The U.S. Treasury Department announced on Tuesday that two more large investment companies have fulfilled the necessary requirements and are ready to join the federal government’s toxic assets purchase program. 

The federal government initiated buying toxic assets from banks with the intention of helping them resume normal lending, which will fuel economic recovery. 

The two investment companies, which together raised more than the $500 million needed to close investment funds, were New York-based Angelo, Gordon & Co. LP and Norwalk, Conn.-based GE Capital Real Estate. These companies will jointly invest in the Public-Private Investment Program (PPIP), under which the Treasury provides financial support for private firms that buy distressed assets, including mortgage-related loans. 

These two companies take the total number of firms to have joined the government in buying toxic assets to six. The private sector capital raised by these six firms totaled $3.58 billion. With the Treasury’s additional investment capital, the total amount available for buying bad bank assets stands at $14.34 billion. Invesco Ltd. (IVZ) and TCW Group Inc. have already agreed to invest in PPIP.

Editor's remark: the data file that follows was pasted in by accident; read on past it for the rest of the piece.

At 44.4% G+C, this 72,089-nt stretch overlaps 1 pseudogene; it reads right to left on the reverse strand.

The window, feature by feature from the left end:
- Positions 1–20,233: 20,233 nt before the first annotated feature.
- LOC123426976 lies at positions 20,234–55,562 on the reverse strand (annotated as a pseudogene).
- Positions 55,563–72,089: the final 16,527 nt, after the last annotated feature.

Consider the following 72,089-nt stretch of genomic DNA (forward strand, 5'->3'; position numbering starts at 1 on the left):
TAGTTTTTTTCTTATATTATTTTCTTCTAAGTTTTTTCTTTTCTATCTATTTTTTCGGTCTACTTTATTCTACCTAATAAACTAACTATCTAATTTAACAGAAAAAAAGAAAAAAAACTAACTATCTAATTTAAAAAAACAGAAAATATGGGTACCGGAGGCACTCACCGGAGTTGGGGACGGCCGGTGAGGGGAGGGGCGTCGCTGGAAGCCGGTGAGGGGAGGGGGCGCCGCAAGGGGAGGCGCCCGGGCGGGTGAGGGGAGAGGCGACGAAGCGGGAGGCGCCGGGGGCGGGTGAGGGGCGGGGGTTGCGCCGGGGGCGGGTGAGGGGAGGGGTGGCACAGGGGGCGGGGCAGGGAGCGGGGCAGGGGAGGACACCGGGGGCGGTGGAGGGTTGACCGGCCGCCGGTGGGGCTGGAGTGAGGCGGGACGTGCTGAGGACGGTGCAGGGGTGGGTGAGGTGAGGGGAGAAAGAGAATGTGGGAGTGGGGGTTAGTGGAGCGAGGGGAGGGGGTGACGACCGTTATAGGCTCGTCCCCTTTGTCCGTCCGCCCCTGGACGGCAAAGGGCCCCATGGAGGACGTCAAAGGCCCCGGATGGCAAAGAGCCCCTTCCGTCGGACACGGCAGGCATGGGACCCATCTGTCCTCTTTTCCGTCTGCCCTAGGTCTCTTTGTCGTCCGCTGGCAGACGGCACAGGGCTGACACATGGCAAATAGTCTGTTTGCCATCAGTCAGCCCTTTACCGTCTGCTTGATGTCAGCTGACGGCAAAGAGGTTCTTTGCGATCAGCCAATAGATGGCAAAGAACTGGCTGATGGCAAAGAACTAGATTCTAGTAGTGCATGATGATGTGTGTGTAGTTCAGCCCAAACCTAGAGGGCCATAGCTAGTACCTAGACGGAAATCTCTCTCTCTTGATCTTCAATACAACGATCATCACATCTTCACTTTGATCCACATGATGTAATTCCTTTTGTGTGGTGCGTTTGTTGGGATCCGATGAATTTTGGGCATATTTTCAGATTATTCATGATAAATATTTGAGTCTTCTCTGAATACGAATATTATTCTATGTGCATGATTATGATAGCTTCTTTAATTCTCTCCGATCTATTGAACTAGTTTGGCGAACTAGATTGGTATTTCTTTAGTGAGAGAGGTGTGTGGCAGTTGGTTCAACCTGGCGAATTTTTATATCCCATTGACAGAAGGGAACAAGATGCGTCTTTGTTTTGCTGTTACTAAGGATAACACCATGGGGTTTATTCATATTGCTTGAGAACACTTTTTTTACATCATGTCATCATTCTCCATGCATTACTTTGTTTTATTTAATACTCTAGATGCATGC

In March 2009, the Treasury initially announced that the program would buy as much as $1 trillion worth of toxic assets. However, amid improvements in the economy, the program has been scaled back several times. 

However, the Treasury has remained optimistic and now expects PPIP to be a $40 billion program. It expects three more firms to participate in the program soon.
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